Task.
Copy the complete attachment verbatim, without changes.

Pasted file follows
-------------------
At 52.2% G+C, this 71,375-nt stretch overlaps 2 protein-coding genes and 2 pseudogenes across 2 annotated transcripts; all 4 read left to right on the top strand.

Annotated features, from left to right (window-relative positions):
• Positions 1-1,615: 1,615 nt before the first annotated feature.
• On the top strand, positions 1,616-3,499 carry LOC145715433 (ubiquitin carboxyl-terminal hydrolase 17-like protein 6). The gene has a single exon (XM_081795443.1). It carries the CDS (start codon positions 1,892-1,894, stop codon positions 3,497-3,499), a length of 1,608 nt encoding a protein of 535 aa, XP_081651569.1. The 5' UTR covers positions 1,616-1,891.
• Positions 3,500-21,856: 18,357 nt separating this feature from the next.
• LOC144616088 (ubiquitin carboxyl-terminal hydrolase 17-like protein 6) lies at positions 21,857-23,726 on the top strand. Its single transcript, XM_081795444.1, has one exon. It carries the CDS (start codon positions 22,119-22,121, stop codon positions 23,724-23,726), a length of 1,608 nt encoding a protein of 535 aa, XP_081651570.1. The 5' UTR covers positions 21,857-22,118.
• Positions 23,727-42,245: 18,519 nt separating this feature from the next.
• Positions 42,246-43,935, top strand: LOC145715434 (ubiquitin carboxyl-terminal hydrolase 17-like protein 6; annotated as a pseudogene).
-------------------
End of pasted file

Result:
At 52.2% G+C, this 71,375-nt stretch overlaps 2 protein-coding genes and 2 pseudogenes across 2 annotated transcripts; all 4 read left to right on the top strand.

Annotated features, from left to right (window-relative positions):
• Positions 1-1,615: 1,615 nt before the first annotated feature.
• On the top strand, positions 1,616-3,499 carry LOC145715433 (ubiquitin carboxyl-terminal hydrolase 17-like protein 6). The gene has a single exon (XM_081795443.1). It carries the CDS (start codon positions 1,892-1,894, stop codon positions 3,497-3,499), a length of 1,608 nt encoding a protein of 535 aa, XP_081651569.1. The 5' UTR covers positions 1,616-1,891.
• Positions 3,500-21,856: 18,357 nt separating this feature from the next.
• LOC144616088 (ubiquitin carboxyl-terminal hydrolase 17-like protein 6) lies at positions 21,857-23,726 on the top strand. Its single transcript, XM_081795444.1, has one exon. It carries the CDS (start codon positions 22,119-22,121, stop codon positions 23,724-23,726), a length of 1,608 nt encoding a protein of 535 aa, XP_081651570.1. The 5' UTR covers positions 21,857-22,118.
• Positions 23,727-42,245: 18,519 nt separating this feature from the next.
• Positions 42,246-43,935, top strand: LOC145715434 (ubiquitin carboxyl-terminal hydrolase 17-like protein 6; annotated as a pseudogene).